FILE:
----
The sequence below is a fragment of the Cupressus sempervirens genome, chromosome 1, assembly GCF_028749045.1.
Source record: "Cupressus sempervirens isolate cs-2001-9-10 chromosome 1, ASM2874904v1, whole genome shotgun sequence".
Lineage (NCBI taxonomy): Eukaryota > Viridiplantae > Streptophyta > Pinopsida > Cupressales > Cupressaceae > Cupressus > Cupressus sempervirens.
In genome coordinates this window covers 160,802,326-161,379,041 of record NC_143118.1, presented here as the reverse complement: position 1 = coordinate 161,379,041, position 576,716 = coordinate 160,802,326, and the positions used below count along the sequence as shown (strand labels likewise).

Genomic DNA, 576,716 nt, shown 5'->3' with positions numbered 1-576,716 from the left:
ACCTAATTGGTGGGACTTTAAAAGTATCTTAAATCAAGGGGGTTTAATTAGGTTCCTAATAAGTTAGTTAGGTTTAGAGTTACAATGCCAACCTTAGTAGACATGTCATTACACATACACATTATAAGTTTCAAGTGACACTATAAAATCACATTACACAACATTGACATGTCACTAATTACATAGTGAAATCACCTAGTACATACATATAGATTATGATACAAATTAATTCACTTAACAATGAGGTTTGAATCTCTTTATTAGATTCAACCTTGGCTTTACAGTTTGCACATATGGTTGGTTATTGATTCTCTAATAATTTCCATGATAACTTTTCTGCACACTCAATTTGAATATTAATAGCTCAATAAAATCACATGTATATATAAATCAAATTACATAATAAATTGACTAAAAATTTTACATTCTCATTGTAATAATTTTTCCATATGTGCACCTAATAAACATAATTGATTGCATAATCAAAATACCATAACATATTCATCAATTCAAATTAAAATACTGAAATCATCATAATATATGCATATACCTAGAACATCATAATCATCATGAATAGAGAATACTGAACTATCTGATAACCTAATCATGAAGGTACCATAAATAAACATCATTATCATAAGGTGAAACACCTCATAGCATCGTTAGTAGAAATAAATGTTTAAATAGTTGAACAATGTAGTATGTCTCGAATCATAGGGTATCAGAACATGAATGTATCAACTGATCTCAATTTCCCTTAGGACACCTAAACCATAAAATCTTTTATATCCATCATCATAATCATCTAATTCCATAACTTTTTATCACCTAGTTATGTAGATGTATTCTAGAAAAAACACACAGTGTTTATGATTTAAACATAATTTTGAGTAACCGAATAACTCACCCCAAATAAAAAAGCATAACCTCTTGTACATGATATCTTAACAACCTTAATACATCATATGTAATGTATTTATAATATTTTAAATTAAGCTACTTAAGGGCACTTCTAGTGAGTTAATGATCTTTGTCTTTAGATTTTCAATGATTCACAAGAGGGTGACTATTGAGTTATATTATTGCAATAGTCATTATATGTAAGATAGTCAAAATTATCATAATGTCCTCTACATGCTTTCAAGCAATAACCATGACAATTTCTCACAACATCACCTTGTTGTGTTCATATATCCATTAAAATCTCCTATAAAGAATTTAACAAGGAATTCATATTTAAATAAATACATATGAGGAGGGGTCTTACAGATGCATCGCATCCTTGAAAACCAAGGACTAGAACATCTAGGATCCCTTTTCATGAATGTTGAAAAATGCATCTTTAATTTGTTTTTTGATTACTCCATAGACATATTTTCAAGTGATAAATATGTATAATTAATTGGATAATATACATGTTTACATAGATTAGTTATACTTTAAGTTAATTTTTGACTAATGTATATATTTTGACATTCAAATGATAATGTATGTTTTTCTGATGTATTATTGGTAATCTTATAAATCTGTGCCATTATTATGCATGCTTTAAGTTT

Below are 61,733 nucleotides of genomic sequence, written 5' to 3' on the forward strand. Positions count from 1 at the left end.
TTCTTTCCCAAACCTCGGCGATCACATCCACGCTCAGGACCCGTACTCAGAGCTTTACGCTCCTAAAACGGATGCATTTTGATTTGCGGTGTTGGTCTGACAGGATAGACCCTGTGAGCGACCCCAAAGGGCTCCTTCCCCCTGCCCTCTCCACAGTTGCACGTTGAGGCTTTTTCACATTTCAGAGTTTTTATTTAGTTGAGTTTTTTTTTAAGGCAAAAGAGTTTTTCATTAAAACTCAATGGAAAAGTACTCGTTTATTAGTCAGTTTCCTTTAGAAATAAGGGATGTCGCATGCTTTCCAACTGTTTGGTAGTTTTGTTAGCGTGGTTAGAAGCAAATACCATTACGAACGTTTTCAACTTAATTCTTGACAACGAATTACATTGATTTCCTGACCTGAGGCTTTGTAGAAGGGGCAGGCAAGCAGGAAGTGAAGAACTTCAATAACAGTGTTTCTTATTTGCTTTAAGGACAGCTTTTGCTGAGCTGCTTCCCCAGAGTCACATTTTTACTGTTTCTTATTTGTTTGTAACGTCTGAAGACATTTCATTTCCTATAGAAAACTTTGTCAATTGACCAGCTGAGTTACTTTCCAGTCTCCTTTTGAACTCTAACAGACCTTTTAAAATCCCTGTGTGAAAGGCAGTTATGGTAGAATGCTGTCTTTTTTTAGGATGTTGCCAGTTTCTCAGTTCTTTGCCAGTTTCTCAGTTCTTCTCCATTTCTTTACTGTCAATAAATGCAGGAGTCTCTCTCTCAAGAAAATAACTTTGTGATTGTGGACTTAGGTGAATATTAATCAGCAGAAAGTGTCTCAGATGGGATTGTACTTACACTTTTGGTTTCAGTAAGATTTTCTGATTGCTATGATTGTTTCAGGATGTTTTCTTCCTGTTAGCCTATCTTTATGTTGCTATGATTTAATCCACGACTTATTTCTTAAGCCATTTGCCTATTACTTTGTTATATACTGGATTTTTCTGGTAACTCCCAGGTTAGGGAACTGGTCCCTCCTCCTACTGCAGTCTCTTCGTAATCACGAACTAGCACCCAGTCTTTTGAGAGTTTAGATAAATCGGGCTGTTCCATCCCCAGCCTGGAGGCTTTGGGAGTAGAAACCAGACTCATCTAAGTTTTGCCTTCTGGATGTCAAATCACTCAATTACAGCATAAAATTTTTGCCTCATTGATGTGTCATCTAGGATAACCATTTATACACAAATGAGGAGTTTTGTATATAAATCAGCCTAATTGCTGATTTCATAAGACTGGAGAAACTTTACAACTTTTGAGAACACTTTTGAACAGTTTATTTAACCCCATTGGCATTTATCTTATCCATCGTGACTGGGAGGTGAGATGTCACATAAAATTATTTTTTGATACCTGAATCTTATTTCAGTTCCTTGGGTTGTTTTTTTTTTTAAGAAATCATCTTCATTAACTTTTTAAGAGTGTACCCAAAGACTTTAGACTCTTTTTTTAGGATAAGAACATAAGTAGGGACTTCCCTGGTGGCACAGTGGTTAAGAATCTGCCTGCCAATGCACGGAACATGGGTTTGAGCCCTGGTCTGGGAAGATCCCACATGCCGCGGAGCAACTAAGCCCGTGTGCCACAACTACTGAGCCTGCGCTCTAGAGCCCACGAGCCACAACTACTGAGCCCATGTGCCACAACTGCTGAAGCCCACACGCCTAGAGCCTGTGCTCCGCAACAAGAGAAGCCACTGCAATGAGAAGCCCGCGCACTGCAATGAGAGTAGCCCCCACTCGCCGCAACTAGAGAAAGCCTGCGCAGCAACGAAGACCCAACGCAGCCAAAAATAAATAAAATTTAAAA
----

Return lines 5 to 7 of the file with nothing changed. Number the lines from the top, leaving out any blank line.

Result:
Genomic DNA, 576,716 nt, shown 5'->3' with positions numbered 1-576,716 from the left:
ACCTAATTGGTGGGACTTTAAAAGTATCTTAAATCAAGGGGGTTTAATTAGGTTCCTAATAAGTTAGTTAGGTTTAGAGTTACAATGCCAACCTTAGTAGACATGTCATTACACATACACATTATAAGTTTCAAGTGACACTATAAAATCACATTACACAACATTGACATGTCACTAATTACATAGTGAAATCACCTAGTACATACATATAGATTATGATACAAATTAATTCACTTAACAATGAGGTTTGAATCTCTTTATTAGATTCAACCTTGGCTTTACAGTTTGCACATATGGTTGGTTATTGATTCTCTAATAATTTCCATGATAACTTTTCTGCACACTCAATTTGAATATTAATAGCTCAATAAAATCACATGTATATATAAATCAAATTACATAATAAATTGACTAAAAATTTTACATTCTCATTGTAATAATTTTTCCATATGTGCACCTAATAAACATAATTGATTGCATAATCAAAATACCATAACATATTCATCAATTCAAATTAAAATACTGAAATCATCATAATATATGCATATACCTAGAACATCATAATCATCATGAATAGAGAATACTGAACTATCTGATAACCTAATCATGAAGGTACCATAAATAAACATCATTATCATAAGGTGAAACACCTCATAGCATCGTTAGTAGAAATAAATGTTTAAATAGTTGAACAATGTAGTATGTCTCGAATCATAGGGTATCAGAACATGAATGTATCAACTGATCTCAATTTCCCTTAGGACACCTAAACCATAAAATCTTTTATATCCATCATCATAATCATCTAATTCCATAACTTTTTATCACCTAGTTATGTAGATGTATTCTAGAAAAAACACACAGTGTTTATGATTTAAACATAATTTTGAGTAACCGAATAACTCACCCCAAATAAAAAAGCATAACCTCTTGTACATGATATCTTAACAACCTTAATACATCATATGTAATGTATTTATAATATTTTAAATTAAGCTACTTAAGGGCACTTCTAGTGAGTTAATGATCTTTGTCTTTAGATTTTCAATGATTCACAAGAGGGTGACTATTGAGTTATATTATTGCAATAGTCATTATATGTAAGATAGTCAAAATTATCATAATGTCCTCTACATGCTTTCAAGCAATAACCATGACAATTTCTCACAACATCACCTTGTTGTGTTCATATATCCATTAAAATCTCCTATAAAGAATTTAACAAGGAATTCATATTTAAATAAATACATATGAGGAGGGGTCTTACAGATGCATCGCATCCTTGAAAACCAAGGACTAGAACATCTAGGATCCCTTTTCATGAATGTTGAAAAATGCATCTTTAATTTGTTTTTTGATTACTCCATAGACATATTTTCAAGTGATAAATATGTATAATTAATTGGATAATATACATGTTTACATAGATTAGTTATACTTTAAGTTAATTTTTGACTAATGTATATATTTTGACATTCAAATGATAATGTATGTTTTTCTGATGTATTATTGGTAATCTTATAAATCTGTGCCATTATTATGCATGCTTTAAGTTT

Below are 61,733 nucleotides of genomic sequence, written 5' to 3' on the forward strand. Positions count from 1 at the left end.